Crafting Lately: A Polymer Clay Hedgehog for My Staff

Hi everyone. Today is my assigned staff’s last shift at my home. This afternoon, we did a little handover between her and my new assigned staff and I put the new assigned staff’s work E-mail address in my phone. You see, I used to E-mail my old assigned staff quite regularly and the staff at least are hoping that I can build up some trust in the new one if I can E-mail her too. I’m not sure what I think of this.

Like I mentioned before, my old assigned staff has a pet hedgehog. As a leave-taking present, I made her one out of polymer clay.

I had already created a polymer clay hedgehog from a tutorial before, so I knew roughly how to go about it. However, with this one, I wanted its snout to be a different color from its body. This meant blending together the body and snout without distorting either too much. My staff’s pet hedgehog is a four-toed hedgehog, which has a white or slightly creamy belly. I used Fimo Soft white for its body and Fimo Soft in the color Sahara for its snout.

I then added its ears, which were slightly pointed on my original hedgehog but I’d since figured out that at least my staff’s hedgehog has round ears. I chose Sahara for those again. For its eyes, I chose black. I think my black is Fimo Professional, which is usually too hard to condition for my liking especially when it’s older. That doesn’t really matter though, since I only use it for small details like eyes.

Adding the hedgehog’s spikes was difficult the last time, but easier now. I created very thin, cone-like spikes and then added them to the hedgehog’s body. With my last hedgehog, they kept falling off when I added more, but with this one, I was more lucky. My staff’s pet hedgehog has spikes in two colors, so I alternated between Chocolate and Sahara.

I decided to bake the hedgehog for 90 minutes, because I wanted to make sure it got thoroughly cured. After all, I hadn’t used anything such as tinfoil on the inside of the hedgehog, so it was a relatively thick sculpture. After baking, I painted the little white dots in the hedgehog’s eyes. I usually do this to make the eyes of my creatues appear more expressive.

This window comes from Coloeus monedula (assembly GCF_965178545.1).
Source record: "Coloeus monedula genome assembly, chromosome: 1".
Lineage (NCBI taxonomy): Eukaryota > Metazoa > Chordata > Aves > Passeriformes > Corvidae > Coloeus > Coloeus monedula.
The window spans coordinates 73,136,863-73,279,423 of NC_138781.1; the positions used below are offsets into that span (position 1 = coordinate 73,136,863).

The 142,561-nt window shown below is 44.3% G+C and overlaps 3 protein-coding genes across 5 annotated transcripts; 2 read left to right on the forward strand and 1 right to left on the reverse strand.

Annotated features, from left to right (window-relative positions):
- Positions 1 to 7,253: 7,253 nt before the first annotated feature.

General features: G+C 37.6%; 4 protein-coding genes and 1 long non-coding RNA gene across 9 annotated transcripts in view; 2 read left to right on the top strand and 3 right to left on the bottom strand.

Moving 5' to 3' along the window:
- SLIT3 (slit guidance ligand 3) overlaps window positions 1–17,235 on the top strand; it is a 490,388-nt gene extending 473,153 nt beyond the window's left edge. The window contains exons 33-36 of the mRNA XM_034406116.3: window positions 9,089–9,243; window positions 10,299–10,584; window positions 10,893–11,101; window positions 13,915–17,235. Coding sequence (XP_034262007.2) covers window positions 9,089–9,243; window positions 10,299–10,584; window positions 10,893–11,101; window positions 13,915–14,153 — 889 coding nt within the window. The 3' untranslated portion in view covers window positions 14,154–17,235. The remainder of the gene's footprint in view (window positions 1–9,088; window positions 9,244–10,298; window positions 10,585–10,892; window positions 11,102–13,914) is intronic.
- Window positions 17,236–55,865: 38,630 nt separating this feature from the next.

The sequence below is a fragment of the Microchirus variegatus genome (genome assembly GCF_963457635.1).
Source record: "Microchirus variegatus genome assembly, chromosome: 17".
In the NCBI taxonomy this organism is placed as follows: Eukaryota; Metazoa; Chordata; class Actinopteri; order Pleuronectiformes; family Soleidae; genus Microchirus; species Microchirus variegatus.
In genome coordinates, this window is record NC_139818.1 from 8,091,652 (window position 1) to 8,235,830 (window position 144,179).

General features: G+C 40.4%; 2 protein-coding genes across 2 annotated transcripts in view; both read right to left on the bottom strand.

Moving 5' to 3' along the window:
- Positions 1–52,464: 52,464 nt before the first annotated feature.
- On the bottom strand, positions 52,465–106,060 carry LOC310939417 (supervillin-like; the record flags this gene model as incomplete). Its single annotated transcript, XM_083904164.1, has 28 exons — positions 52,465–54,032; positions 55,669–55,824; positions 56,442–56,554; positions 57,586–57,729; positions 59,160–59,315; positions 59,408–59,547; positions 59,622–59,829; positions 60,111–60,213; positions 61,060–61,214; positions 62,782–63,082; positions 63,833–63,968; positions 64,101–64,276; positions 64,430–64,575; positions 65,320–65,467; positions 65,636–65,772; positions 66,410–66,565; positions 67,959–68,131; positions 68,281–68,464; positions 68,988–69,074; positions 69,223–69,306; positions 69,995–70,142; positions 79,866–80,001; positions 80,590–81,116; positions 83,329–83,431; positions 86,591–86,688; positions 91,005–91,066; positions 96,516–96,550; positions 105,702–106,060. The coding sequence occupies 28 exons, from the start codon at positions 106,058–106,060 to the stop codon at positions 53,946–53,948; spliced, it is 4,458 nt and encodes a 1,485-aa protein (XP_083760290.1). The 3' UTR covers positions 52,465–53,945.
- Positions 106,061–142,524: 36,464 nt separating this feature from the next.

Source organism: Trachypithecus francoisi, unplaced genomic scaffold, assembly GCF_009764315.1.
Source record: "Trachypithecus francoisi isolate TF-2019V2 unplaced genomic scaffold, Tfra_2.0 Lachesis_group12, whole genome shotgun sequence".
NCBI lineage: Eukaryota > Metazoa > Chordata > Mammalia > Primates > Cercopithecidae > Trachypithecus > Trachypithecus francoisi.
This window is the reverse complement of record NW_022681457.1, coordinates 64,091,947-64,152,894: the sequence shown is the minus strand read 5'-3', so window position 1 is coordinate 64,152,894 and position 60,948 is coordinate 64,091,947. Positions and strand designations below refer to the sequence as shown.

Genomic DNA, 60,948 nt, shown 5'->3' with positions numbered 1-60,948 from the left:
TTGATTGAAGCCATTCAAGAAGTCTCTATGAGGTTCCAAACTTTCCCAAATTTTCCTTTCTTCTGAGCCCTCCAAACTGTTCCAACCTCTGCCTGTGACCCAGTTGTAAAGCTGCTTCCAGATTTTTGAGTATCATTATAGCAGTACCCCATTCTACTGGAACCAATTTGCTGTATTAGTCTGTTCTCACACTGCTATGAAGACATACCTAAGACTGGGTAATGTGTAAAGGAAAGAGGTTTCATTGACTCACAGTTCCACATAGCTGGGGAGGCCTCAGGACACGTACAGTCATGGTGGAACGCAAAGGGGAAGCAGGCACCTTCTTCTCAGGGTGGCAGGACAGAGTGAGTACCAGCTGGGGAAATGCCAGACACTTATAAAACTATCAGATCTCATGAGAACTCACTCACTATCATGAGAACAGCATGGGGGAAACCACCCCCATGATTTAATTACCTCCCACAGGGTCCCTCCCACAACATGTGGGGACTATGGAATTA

I gave my staff the hedgehog last Sunday and she immediately recognized Willow, her pet, in it. She especially loved the way I’d done its eyes. She says she’s placed Fimo Willow on flesh-and-bones Willow’s cage. I feel very honored about that.

16 thoughts on “Crafting Lately: A Polymer Clay Hedgehog for My Staff

    1. You mean you did see it’s a hedgehog, but not that I made it out of polymer clay? Or did you not see it’s a hedgehog? I’m confused. Thank you for your kind words anyway.

      Liked by 1 person

    1. Thank you. Yes, I feel really sad that she’s left (she’s no longer working for this care agency at all, so no chance she’ll be subbing here either). I’m glad you like the hedgehog though and was so happy she really appreciated it too.


  1. I make miniatures. I have used polymer clay off and on. I really like it but it does have a mind of its own. I was just scrolling through some of your posts, I don’t know if I have “met” you before or not. May I ask about your vision? I read in one post you had vision as a child. How is it now? I only ask because all of your polymer clay objects have such detail and I am wondering how you do it.

    Liked by 1 person

    1. Thank you so much for your comment. I’m not sure we’ve “met” before either. I did indeed have some useable vision as a child, which is how I have some concept of color, but I am totally blind now. I get help with the really fine details of my polymer clay creations, such as the textures on the unicorns’ hooves. Honestly, this is more due to my other disabilities though than to my blindness. With this hedgehog, I got some help positioning some of the spikes, because I have a mild motor impairment too and would knock some spikes over with my hand when positioning others. I can’t remember whether this hedgehog has the little white dot in its eyes that most of my creatures have, but if it does, I got help painting that too. Sometimes, “help” really means I tell the staff exactly what to do and they basically do it for me, but most times, they help me hand-over-hand.

      Liked by 1 person

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